- A pension fund can also provide death and disability benefits.
What happens when I retire?
A pension fund will provide you with a regular pension when you retire, or you can opt to receive a regular pension and a cash lump sum.
The fine print
- Most pension fund contributions increase with inflation every year.
- When your pension fund starts to pay out, you’ll only be allowed to take a maximum of one-third of your pension as a lump sum.
- Like an RA, at least two-thirds of your pension needs to be converted into an annuity. You can either convert it into a guaranteed or a life annuity, or an investment-linked living annuity.
- You can get access to your pension at any age. If you cash out before retirement, you’ll be liable to pay a lot of tax (which is not really a benefit). It’s much better to wait until retirement before you cash in. In fact, just pretend you didn’t read this.
- Although your employer contributes to your pension fund, you can also contribute to add more substance to your pension.
- Your and your employer’s pension fund contributions are tax deductible.
- Changing jobs? No problem. You can transfer your workplace pension fund to an RA or a preservation fund for safe keeping (and to keep on benefitting from compound growth).
Very short intro to provident funds
- A provident fund provides a cash lump sum upon your retirement.
- You are entitled to the full lump sum minus the tax payable.
- A provident fund is set up by your employer and can also provide death and disability benefits.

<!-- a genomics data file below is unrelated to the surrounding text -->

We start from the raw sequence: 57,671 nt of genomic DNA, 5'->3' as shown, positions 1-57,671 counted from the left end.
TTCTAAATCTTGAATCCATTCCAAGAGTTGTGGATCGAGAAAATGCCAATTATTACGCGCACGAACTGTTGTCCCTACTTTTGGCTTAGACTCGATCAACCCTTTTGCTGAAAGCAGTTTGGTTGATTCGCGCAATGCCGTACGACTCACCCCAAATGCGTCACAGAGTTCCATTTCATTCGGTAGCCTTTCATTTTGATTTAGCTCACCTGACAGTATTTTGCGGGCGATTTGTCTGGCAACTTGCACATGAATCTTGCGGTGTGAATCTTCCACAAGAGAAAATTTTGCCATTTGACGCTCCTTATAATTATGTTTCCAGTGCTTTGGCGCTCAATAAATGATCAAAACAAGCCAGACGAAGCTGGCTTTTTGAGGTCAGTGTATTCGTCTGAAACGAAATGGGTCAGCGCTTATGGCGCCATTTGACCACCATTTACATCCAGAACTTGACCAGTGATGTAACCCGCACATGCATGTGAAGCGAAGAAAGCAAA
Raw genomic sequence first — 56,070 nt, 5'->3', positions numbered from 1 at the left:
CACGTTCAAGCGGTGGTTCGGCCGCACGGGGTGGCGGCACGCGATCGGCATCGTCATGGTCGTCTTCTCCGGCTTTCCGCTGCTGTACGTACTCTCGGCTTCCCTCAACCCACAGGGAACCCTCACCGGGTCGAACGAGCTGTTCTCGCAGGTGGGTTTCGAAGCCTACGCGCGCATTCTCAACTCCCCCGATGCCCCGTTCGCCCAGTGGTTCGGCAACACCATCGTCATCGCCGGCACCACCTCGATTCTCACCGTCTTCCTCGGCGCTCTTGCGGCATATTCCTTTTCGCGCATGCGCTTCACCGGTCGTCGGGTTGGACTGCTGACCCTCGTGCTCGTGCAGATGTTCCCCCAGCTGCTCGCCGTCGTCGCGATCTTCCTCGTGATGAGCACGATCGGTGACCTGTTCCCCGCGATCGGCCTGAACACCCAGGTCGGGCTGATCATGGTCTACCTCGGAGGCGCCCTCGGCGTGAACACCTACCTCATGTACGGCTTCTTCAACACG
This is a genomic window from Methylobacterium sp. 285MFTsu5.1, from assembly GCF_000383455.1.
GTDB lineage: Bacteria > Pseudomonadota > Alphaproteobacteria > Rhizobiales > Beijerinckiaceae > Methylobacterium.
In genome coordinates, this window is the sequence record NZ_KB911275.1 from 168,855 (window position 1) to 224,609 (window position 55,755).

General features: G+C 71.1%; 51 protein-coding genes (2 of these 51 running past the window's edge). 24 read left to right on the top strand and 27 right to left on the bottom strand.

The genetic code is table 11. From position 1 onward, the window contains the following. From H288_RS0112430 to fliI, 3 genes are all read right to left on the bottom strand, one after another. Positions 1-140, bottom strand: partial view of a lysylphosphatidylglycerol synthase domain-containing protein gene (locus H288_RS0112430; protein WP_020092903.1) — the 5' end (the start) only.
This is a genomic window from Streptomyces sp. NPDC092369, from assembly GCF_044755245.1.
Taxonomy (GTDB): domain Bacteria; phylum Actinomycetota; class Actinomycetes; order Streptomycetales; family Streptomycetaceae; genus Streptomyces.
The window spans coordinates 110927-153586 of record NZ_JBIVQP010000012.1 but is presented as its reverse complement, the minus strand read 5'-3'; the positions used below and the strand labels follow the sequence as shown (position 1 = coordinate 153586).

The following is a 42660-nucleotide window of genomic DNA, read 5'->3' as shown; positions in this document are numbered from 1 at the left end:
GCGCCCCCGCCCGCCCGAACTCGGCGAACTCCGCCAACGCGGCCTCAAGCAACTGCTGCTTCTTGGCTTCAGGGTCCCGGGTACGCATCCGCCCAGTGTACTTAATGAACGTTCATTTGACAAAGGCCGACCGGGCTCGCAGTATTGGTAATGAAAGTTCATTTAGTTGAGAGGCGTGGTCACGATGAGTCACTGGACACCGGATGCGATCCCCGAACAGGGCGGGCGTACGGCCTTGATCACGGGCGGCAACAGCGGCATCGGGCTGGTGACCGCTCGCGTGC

- Although your employer contributes to your provident fund, you can also add contributions.
- You can reinvest or use the money as you wish.
- You can get access to your provident fund when you leave your employer. It can either be transferred to your new employer’s pension or provident fund or a preservation fund, tax free. You also have the option to take the cash.
The small print
- You will need to pay tax on the lump sum (less your contributions) once it’s been paid out.
- Only your employer’s contributions are tax deductible.
Wait, there’s another one?
Yes. We only mentioned three retirement products at the beginning of this blog, but decided to sneak in a preservation fund as well.
What is a preservation fund?
- Basically, a preservation fund does exactly what it says on the sticker. It preserves your workplace-based retirement savings when you switch jobs, are dismissed or retrenched.
- You can’t contribute to a preservation fund, but you will benefit from compound growth.
Preservation fund tax
- When you transfer your pension or provident fund savings to a pension preservation or provident preservation fund, you’re exempted from tax. You also don’t pay tax when you transfer your preservation fund to another preservation fund or RA.
The fine print
You are allowed to access preservation fund via one partial or full withdrawal before the age of 55. The remaining balance, should there be one, can only be accessed when you turn 55 years old.
Saving for retirement is the biggest investment most of us will ever make. Sadly, it can also be very complicated. In this monthly blog, we try to answer some of the retirement questions we hear most often, ranging from which products are best suited to different circumstances to efficient tax treatments. Words by Carina Jooste.